End messages with "hugs" or "kisses," even with people you do not know personally.
There is really no down side to this.

Cultural geography examines the patterns that help to give regions an identity, to distinguish one place from another. It often begins with "big picture" cultural characteristics such as language, religion, food, and music. These are certainly important, but the finer points of ordinary life -- the mores of a culture -- can be even more instructive.

See my Musica page for more thoughts on the relationship between visible features of a culture and its deeper components.

Sunday, August 09, 2015

Venice on the Charles ...

... and Other Encouraging Stories
I teach about geographic problems -- political, economic, and especially environmental -- because I think the problems are important. And I teach the complexities of the problems because I think we are far beyond simple solutions and wishful thinking. I know, however, that the insights of a geographer can begin to sound like a dismal refrain after a while. As we used to paraphrase my undergraduate advisor, "We're going to hell in a handbasket."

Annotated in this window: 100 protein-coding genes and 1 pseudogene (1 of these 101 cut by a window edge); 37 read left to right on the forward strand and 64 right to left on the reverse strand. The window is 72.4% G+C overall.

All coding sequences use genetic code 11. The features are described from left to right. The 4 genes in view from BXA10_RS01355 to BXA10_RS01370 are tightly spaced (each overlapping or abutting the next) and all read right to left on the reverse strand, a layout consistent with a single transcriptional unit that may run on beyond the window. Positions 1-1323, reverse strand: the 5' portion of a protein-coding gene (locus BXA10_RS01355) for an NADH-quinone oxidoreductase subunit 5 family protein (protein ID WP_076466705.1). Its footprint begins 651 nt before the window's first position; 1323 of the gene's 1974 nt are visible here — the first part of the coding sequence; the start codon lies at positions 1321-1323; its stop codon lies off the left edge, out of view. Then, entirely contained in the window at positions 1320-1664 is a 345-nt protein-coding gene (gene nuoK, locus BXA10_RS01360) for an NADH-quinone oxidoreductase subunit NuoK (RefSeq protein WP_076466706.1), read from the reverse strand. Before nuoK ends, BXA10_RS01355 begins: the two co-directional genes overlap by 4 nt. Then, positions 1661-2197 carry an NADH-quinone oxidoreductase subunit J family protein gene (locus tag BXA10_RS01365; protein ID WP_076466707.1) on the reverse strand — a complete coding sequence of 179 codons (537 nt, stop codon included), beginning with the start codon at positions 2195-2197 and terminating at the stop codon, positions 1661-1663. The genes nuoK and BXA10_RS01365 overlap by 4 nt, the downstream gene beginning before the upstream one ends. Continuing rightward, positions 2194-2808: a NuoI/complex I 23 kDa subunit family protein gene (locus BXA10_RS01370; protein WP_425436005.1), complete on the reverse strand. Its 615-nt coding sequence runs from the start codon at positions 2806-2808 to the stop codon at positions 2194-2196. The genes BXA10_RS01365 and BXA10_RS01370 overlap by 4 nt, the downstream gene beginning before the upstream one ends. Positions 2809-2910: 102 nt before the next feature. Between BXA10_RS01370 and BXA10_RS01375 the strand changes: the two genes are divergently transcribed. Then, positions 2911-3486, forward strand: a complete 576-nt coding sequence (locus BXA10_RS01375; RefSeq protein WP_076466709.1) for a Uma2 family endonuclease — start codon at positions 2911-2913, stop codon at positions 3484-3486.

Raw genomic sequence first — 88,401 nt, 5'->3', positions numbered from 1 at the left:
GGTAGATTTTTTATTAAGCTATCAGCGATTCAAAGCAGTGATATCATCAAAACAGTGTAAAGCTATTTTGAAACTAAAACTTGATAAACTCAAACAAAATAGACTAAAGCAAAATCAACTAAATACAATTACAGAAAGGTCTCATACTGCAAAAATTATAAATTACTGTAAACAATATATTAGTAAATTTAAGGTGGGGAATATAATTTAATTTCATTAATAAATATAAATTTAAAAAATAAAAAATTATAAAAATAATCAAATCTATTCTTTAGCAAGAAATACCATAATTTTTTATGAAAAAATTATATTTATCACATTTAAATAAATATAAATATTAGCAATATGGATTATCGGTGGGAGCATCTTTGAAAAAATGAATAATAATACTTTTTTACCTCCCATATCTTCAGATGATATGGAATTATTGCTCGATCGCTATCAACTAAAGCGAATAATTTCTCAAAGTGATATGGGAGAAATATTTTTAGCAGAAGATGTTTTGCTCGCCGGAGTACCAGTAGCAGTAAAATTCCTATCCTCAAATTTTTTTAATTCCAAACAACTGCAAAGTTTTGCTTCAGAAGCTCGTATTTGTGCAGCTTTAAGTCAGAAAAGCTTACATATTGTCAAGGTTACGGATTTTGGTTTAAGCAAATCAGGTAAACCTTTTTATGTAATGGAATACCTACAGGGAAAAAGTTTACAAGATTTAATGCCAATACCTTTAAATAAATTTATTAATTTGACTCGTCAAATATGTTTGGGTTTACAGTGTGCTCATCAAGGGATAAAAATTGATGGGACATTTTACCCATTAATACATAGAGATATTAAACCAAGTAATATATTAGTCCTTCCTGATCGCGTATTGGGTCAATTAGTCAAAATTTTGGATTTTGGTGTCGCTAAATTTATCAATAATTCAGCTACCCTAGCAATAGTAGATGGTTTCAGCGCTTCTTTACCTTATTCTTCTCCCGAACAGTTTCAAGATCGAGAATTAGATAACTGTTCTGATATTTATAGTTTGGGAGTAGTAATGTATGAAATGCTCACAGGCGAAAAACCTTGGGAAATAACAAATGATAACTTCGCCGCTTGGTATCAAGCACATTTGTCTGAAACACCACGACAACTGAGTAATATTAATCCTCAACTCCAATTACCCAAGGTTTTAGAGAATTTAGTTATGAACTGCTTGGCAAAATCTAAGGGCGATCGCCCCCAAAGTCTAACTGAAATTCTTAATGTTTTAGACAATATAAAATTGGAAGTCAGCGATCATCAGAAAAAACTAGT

But I keep teaching because I know that we have somehow managed to persist for three decades past those doom-and-gloom classes of my undergraduate days, and I imagine my students (and with luck myself) will be here three decades from now. And we might as well make the best of it. The very best we can.

So with today's post I share a single link to a handful of very encouraging stories about urban environments in the face of climate change. Yes, I used "encouraging," "urban," and "climate change" in the same sentence. This episode of Living On Earth is full of valuable lessons.

I was, ironically, on a long drive when I heard this program. I missed the first segment or two, but each of the rest was both intriguing and encouraging -- uplifting, even. (I'll get the bad news out of the way now. Going back to the online version, I learned that the first segment mentioned Miami, an extremely vulnerable city that is set to be the victim of both climate change and climate denial. But enough of that.)